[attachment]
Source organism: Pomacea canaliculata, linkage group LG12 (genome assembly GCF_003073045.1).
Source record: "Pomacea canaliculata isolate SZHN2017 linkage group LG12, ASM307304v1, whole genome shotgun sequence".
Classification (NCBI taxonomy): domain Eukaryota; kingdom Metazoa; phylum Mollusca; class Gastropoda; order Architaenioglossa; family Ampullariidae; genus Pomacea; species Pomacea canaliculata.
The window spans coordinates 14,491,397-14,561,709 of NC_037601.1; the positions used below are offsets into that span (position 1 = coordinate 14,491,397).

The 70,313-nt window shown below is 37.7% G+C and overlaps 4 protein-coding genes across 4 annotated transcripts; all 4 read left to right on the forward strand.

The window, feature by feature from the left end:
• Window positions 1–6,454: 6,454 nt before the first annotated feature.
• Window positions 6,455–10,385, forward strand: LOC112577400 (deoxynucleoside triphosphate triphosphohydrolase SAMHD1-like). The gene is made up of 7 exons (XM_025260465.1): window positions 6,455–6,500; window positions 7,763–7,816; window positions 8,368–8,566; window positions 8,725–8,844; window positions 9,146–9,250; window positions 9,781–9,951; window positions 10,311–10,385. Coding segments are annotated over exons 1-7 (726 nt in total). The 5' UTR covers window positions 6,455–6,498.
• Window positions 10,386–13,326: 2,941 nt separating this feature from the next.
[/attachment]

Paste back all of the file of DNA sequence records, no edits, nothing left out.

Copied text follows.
Source organism: Pomacea canaliculata, linkage group LG12 (genome assembly GCF_003073045.1).
Source record: "Pomacea canaliculata isolate SZHN2017 linkage group LG12, ASM307304v1, whole genome shotgun sequence".
Classification (NCBI taxonomy): domain Eukaryota; kingdom Metazoa; phylum Mollusca; class Gastropoda; order Architaenioglossa; family Ampullariidae; genus Pomacea; species Pomacea canaliculata.
The window spans coordinates 14,491,397-14,561,709 of NC_037601.1; the positions used below are offsets into that span (position 1 = coordinate 14,491,397).

The 70,313-nt window shown below is 37.7% G+C and overlaps 4 protein-coding genes across 4 annotated transcripts; all 4 read left to right on the forward strand.

The window, feature by feature from the left end:
• Window positions 1–6,454: 6,454 nt before the first annotated feature.
• Window positions 6,455–10,385, forward strand: LOC112577400 (deoxynucleoside triphosphate triphosphohydrolase SAMHD1-like). The gene is made up of 7 exons (XM_025260465.1): window positions 6,455–6,500; window positions 7,763–7,816; window positions 8,368–8,566; window positions 8,725–8,844; window positions 9,146–9,250; window positions 9,781–9,951; window positions 10,311–10,385. Coding segments are annotated over exons 1-7 (726 nt in total). The 5' UTR covers window positions 6,455–6,498.
• Window positions 10,386–13,326: 2,941 nt separating this feature from the next.